The grocer is struggling, but the shares are a cheap source of income, says Phil Oakley.
Can things get any worse for the big supermarket chains? Their share prices have been hammered as they face up to what seems like a perfect storm.
Tesco has slashed its dividend and it’s very likely Morrisons will too as both companies’ profits tank. The stock market seems to think that Sainsbury’s future is almost as bleak.
If you have a look at the supermarket sector as a whole, it’s easy to see why investors are so downbeat.
According to the retail experts, discount supermarkets Aldi and Lidl are the new powerhouses of the sector who will kill the big chains with their low prices. I’m not so sure about this, but lots of people believe the theory.
Then there’s the fact that more people are buying food and household goods online. This makes it harder for the chains with large stores to cover their costs and make a decent profit.
There’s also the latest figures from the Office for National Statistics, which showed that the volume of food sold in the UK has fallen for the first time since records began in 1989.
And for some, the most worrying development of all is the recent departure of Sainsbury’s chief executive, Justin King. Has he followed the example of Tesco’s Terry Leahy in 2011, and got out just before things turned sour?
All this doom and gloom has left Sainsbury’s shares hovering just above their 52-week low and looking quite cheap on many valuation measures.
So, is Sainsbury’s dividend doomed and its shares a value trap? Or have the current woes created a buying opportunity for contrarian investors?
As far as many professional investors are concerned, the outlook for Sainsbury’s is bleak. Quite a few of them have shorted its shares. In other words, they have borrowed shares and then sold them in anticipation of buying them back later at a cheaper price.
No doubt many investors are worried about the Aldi/Lidl issue, but Tesco is also a concern. Tesco’s new CEO will start work soon, and many fear that he will cut prices and force Sainsbury’s to follow suit. That could inflict serious damage on Sainsbury’s profits and make its dividend unaffordable.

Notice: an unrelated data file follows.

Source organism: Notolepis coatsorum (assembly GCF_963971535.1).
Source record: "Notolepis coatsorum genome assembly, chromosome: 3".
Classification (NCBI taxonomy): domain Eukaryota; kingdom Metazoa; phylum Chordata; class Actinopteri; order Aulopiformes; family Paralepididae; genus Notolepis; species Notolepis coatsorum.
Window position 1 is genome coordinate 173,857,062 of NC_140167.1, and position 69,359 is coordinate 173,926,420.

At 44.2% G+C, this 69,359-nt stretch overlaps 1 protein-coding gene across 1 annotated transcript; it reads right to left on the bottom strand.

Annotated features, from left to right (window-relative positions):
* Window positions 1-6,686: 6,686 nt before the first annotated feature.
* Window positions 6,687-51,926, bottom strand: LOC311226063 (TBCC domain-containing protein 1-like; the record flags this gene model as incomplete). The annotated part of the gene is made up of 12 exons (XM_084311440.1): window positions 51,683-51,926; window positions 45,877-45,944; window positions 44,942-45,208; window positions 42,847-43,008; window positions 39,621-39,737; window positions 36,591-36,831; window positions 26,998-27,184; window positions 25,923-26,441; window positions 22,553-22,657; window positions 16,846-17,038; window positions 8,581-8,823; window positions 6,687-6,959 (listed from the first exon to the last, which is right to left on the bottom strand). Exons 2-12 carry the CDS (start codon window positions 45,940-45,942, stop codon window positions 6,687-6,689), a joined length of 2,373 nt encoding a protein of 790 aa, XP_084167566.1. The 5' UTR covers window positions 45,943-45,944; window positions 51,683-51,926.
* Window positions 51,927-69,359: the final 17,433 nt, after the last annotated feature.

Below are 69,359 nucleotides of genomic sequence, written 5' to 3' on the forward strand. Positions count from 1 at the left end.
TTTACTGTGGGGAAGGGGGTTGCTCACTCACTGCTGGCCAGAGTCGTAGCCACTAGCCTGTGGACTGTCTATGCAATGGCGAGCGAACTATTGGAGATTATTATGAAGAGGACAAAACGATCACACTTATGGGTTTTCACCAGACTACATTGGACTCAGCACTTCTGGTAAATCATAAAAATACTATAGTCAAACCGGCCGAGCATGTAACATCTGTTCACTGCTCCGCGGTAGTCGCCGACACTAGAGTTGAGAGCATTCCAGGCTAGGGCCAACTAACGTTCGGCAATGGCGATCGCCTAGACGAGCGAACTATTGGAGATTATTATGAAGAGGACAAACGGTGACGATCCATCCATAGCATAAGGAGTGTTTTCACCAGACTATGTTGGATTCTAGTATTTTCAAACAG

This is a simple and very powerful argument and one that could conceivably come true. However, it is heavily dependent on the view that all Tesco’s problems are down to the prices in its shops. I don’t think that’s the case.
There are other issues, such as food quality, the presentation of its stores, the large number of out-of-town hypermarkets and struggling businesses in eastern Europe and parts of Asia.
What’s more, despite all the doom-mongering, Sainsbury’s has actually coped with the rise of the discount supermarkets very well. Instead, Tesco and Morrisons have been the big losers.
Despite the threat of Aldi and Lidl, Sainsbury’s has been increasing its share of the grocery market over the last few years and has been able to hang on to most of those gains recently.
In many ways, Sainsbury’s has created a decent niche for itself – a halfway house between the cheap end of the market and the perceived quality products on offer from Marks & Spencer and Waitrose. Sainsbury’s has done well with sales of its own-brand food and non-food items, such as clothing and cookware.
As well as keeping its prices competitive, Sainsbury’s has been in tune with changes in the way that people shop. It has made itself more competitive by building up a very successful online retail business and has invested heavily in convenience stores rather than big out-of-town supermarkets. This has put Sainsbury’s in a good position to keep its head above water in the years ahead.
Sainsbury’s finances are also in good shape. Its stores seem well looked after and it hasn’t got too much debt. It’s also encouraging that the chain plans to spend less money on adding new retail selling space.
Capital expenditure could come down by around £100m a year, which will give the company’s cash flow a nice boost and make it easier to keep paying a decent dividend.
That said, the key reason to buy Sainsbury’s shares is not because it’s a great business. It isn’t. Its return on capital employed (ROCE) is a very modest 11% – hardly a hallmark of a great company.
No, the attraction is that the shares are being bombarded by so much negative sentiment. Even the company’s own stockbroker turned more downbeat recently. Yet times of pessimism can be just the right time to buy the shares of a company. All you have to be is patient enough to wait for things to get better.
I’m not under any illusions that Sainsbury’s is going to be a great growth company, nor that trading will be easy. The thing is, though, that Sainsbury’s doesn’t have to grow for shareholders to make money.
The share price is telling us that the chain probably won’t grow its profits again, and that means you can snap up the shares now for less than their net asset value and get a dividend yield of over 5%.
If Sainsbury’s manages to keep on defying the naysayers, then all those short-sellers will have to buy back the shares they have sold. At that point, the shares could bounce sharply higher.
Verdict: a contrarian buy
Sainsbury’s (LSE: SBRY)
Share price: 306p
Market cap: £5.9bn
Net assets (March 2014): £6.0bn
Net debt (March 2014): £2.38bn
P/e (prospective): 10.3 times
Yield (prospective): 5.4%
Price to NAV: 0.98 times
Interest cover: 6.5 times
Dividend cover: 1.8 times
Target price: 320p
M Coupe (CEO): 960,487
J Rogers (CFO): 501,036
D Tyler (Chair): 50,000